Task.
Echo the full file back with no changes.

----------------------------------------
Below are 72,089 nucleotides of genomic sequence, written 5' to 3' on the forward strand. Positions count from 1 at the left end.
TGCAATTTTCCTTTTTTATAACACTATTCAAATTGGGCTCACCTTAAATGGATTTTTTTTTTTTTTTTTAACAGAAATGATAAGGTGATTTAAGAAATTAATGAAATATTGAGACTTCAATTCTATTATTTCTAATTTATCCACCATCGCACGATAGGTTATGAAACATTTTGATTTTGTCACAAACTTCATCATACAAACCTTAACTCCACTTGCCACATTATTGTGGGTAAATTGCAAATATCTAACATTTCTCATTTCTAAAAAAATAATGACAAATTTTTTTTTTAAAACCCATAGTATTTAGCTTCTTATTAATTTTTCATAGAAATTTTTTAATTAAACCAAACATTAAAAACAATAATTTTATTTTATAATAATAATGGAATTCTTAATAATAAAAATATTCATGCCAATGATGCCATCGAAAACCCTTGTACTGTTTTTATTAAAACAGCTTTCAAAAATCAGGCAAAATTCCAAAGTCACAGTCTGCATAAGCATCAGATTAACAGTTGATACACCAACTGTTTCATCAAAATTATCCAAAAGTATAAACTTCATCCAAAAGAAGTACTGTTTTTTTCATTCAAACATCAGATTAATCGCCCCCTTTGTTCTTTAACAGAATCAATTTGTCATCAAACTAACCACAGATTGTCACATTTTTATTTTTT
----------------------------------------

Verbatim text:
Below are 72,089 nucleotides of genomic sequence, written 5' to 3' on the forward strand. Positions count from 1 at the left end.
TGCAATTTTCCTTTTTTATAACACTATTCAAATTGGGCTCACCTTAAATGGATTTTTTTTTTTTTTTTTAACAGAAATGATAAGGTGATTTAAGAAATTAATGAAATATTGAGACTTCAATTCTATTATTTCTAATTTATCCACCATCGCACGATAGGTTATGAAACATTTTGATTTTGTCACAAACTTCATCATACAAACCTTAACTCCACTTGCCACATTATTGTGGGTAAATTGCAAATATCTAACATTTCTCATTTCTAAAAAAATAATGACAAATTTTTTTTTTAAAACCCATAGTATTTAGCTTCTTATTAATTTTTCATAGAAATTTTTTAATTAAACCAAACATTAAAAACAATAATTTTATTTTATAATAATAATGGAATTCTTAATAATAAAAATATTCATGCCAATGATGCCATCGAAAACCCTTGTACTGTTTTTATTAAAACAGCTTTCAAAAATCAGGCAAAATTCCAAAGTCACAGTCTGCATAAGCATCAGATTAACAGTTGATACACCAACTGTTTCATCAAAATTATCCAAAAGTATAAACTTCATCCAAAAGAAGTACTGTTTTTTTCATTCAAACATCAGATTAATCGCCCCCTTTGTTCTTTAACAGAATCAATTTGTCATCAAACTAACCACAGATTGTCACATTTTTATTTTTT